Lymphoma in Cats
Lymphoma, also called lymphosarcoma or LSA, is a cancer of special cells called lymphocytes. Lymphoma is the most common cancer affecting cats and can occur in nearly any part of the body. Early detection and intervention can be key to improving your cat’s quality of life. Continue reading to learn more about lymphoma and how it’s diagnosed and treated in cats.
This article was written by a FirstVet vet
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What is lymphoma?
Lymphoma or lymphosarcoma (LSA) is a cancer of the cells of the immune system called lymphocytes. Lymphocytes are present throughout the body, so cats can develop lymphoma in multiple organs. Lymphoma is classified by the location of the disease (e.g. gastrointestinal tract, kidney, mediastinal) and the size of the lymphocytes (large cell versus small cell). Lymphoma is the most common malignancy of cats, accounting for as much as 30 percent of all feline cancers.
Who’s at risk?
Cats of any age can get lymphoma, although most affected animals are 10 to 12 years of age. Unvaccinated outdoor cats are at greater risk than indoor cats due to their greater exposure to feline leukemia (FeLV) infection. And recent studies have indicated that cats routinely exposed to tobacco smoke are at elevated risk for gastrointestinal lymphoma.
Signs of Lymphoma in Cats
Cats with lymphoma present with a variety of signs because lymphocytes can be found in nearly every organ in the body. Most species including man present with large lymph nodes, but this is a rare form of LSA in cats. Young cats typically present for masses in the chest cavity and owners notice signs of difficulty breathing. Older cats develop the tumor in their intestines quite commonly and owners may notice signs such as weight loss, decreased appetite, diarrhea, or vomiting.
Cats can also develop LSA in areas as diverse as the nasal passages, kidneys, spinal cord, liver, eyes, or a single lymph node, and the signs seen will be more specific for the organ affected.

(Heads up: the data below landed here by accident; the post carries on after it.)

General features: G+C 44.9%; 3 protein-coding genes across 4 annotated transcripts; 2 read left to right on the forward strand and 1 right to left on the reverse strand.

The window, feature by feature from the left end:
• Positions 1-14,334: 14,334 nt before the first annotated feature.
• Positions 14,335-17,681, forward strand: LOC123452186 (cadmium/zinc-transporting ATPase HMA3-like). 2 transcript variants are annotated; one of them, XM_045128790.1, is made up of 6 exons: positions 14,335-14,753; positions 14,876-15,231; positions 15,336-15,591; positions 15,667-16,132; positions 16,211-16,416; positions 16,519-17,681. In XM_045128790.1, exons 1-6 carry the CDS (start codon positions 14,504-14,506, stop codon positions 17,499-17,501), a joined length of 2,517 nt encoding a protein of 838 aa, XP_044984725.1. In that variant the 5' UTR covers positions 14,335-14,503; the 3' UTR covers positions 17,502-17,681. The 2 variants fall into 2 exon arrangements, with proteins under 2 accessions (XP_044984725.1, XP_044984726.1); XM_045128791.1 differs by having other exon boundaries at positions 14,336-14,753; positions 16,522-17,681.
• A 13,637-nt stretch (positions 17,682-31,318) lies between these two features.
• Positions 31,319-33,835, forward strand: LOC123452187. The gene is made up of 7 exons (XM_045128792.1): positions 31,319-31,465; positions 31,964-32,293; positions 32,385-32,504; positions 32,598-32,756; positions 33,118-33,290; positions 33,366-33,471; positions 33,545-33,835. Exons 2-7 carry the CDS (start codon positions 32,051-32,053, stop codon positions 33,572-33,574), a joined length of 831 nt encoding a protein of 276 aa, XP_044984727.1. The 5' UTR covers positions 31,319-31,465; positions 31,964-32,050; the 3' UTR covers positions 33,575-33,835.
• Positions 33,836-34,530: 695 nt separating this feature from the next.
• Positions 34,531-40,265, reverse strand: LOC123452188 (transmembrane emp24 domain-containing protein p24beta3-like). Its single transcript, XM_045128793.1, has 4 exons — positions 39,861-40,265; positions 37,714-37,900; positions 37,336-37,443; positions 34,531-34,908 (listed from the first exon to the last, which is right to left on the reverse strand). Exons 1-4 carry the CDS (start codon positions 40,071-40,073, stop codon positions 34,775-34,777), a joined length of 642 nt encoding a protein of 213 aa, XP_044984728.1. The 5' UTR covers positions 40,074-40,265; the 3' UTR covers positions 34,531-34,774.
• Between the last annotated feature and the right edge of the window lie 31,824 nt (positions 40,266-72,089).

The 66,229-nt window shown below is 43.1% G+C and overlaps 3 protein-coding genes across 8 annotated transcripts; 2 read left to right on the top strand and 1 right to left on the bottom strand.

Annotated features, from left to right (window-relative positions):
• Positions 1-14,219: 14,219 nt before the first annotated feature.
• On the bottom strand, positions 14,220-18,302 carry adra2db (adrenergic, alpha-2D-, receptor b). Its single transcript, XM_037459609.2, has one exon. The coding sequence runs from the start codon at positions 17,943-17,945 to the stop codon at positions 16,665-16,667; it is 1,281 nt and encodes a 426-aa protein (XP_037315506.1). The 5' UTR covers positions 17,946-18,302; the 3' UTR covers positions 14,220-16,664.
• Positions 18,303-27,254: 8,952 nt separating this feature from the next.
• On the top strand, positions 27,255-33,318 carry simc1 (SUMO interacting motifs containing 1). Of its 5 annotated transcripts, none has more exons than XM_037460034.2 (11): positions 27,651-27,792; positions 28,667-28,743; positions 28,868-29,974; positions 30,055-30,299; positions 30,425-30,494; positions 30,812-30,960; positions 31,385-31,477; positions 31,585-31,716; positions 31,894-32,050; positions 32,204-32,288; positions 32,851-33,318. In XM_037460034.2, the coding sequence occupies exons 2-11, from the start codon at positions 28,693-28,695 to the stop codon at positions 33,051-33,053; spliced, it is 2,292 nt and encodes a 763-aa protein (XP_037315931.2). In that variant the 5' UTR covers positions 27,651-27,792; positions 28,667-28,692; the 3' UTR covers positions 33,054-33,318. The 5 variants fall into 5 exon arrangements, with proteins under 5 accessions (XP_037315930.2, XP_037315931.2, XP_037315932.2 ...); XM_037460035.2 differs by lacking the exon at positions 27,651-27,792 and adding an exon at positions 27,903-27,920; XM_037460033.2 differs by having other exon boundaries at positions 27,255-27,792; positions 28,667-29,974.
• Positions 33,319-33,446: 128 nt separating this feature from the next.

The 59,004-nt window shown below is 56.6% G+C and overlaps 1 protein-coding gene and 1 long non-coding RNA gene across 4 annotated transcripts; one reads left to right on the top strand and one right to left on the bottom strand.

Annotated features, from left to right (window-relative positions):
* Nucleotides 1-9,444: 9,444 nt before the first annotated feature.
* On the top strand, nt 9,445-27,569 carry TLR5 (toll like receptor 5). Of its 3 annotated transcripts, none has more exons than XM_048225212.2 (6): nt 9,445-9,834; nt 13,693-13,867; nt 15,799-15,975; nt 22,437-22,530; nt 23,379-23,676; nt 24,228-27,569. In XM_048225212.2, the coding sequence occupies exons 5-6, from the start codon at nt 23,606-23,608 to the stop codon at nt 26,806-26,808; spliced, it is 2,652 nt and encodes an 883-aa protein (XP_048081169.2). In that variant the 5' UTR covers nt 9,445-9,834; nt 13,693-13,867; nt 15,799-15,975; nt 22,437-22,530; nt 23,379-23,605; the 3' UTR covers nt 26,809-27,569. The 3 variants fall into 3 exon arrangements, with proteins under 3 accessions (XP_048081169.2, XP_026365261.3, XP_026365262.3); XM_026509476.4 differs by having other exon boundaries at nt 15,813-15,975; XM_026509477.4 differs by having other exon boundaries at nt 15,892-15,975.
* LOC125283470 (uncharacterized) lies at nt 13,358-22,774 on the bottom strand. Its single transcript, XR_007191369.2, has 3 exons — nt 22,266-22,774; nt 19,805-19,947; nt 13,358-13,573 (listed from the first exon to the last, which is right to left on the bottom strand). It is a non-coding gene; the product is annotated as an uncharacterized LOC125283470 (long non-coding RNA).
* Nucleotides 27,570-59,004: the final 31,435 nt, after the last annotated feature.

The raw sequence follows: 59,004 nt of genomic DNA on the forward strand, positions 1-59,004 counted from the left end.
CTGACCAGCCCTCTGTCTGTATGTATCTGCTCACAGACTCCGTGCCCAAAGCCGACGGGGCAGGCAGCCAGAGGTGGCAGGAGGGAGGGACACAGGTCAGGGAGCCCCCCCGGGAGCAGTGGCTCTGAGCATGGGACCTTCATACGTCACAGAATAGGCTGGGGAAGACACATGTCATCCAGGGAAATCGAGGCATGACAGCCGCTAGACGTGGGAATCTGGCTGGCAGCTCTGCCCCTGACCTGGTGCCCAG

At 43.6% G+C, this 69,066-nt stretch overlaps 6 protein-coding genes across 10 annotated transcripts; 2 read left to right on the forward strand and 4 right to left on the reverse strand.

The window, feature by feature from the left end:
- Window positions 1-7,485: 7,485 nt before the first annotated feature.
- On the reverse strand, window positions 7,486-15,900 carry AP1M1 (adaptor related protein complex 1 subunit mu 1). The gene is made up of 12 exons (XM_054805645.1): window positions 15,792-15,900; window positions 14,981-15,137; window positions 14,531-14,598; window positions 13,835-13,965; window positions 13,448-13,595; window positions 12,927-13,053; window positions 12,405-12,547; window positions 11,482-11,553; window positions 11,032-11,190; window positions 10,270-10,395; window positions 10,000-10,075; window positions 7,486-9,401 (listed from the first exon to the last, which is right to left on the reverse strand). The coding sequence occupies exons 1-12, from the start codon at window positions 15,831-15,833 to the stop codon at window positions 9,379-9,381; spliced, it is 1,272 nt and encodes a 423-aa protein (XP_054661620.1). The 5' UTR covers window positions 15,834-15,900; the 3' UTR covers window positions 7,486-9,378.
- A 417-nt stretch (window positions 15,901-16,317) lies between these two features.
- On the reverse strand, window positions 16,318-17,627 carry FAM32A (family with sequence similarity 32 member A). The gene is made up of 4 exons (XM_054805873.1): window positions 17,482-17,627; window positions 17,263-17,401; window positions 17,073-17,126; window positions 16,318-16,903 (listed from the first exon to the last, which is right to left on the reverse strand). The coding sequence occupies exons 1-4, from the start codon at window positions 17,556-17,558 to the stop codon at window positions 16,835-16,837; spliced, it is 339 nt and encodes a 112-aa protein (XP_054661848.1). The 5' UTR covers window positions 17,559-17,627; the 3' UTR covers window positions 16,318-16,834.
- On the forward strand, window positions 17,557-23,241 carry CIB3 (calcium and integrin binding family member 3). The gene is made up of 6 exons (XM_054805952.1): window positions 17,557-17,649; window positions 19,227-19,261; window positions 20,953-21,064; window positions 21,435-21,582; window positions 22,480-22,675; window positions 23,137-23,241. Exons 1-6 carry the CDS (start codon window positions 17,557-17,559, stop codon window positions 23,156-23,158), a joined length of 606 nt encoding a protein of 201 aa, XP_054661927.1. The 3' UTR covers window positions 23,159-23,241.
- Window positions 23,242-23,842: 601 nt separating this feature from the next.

Diagnosis and Clinical Staging of Lymphoma in Cats
Because of the organs that LSA commonly involves, staging a cat with LSA can involve aspiration (collecting cells) of one or more lymph nodes or masses, thoracic (chest) radiographs, abdominal radiographs, or ultrasound (to look for big lymph nodes in the abdomen and to look at the liver and spleen), or bone marrow examination.
Obtaining blood for a complete blood count and biochemical profile, testing for feline AIDs (FIV) and leukemia (FeLV), and a urinalysis is always advised. These tests can help assess your cat’s overall health and provide information that potentially influences treatment recommendations.
Sometimes, special stains to determine if the LSA is of B-cell or T-cell origin (B-cells and T-cells are specific types of lymphocytes) are recommended because of prognostic significance, although treatment recommendations may be the same for either type. Staging the disease can be critical in choosing treatment protocols for your cat.
Treatment Options and Prognosis for Cats with Lymphoma
Lymphoma can be treated with chemotherapy, surgery, radiation therapy, or combinations of these modalities. Prognosis is influenced by lymphoma subtype and anatomical location. Depending on the site of the tumor, mean survival times with chemotherapy range from 6-9 months. The problem is that this is only an average and most cats tend to do either much worse or much better.
For example, with treatment, approximately 70% of cats with low-grade lymphoma will go into remission. Lymphoma is never truly “cured,” but remission is a term that is used to describe the temporary resolution of all signs of lymphoma. The average remission for low-grade lymphoma is 2-3 years, meaning 2-3 years without any signs of disease.
Whereas high-grade gastrointestinal lymphoma does not respond as well to treatment. Only 25-50% of cats with high-grade lymphoma achieve remission with treatment. Typically, this period of remission lasts only 2-9 months, and then cats become ill again.
How can I reduce the likelihood of my cat developing lymphoma?
While lymphoma cannot be prevented, the chances that a cat will develop the disease may be reduced through vaccination against FeLV, by preventing contact with FIV or FeLV infected cats, and by making sure your cat doesn’t live in an environment contaminated by tobacco smoke.
Since early detection of the disease may improve an animal’s chances for survival, it’s recommended that all cats seven years of age and older undergo annual physical exams that include thorough palpation of the patient’s body and possible blood testing.
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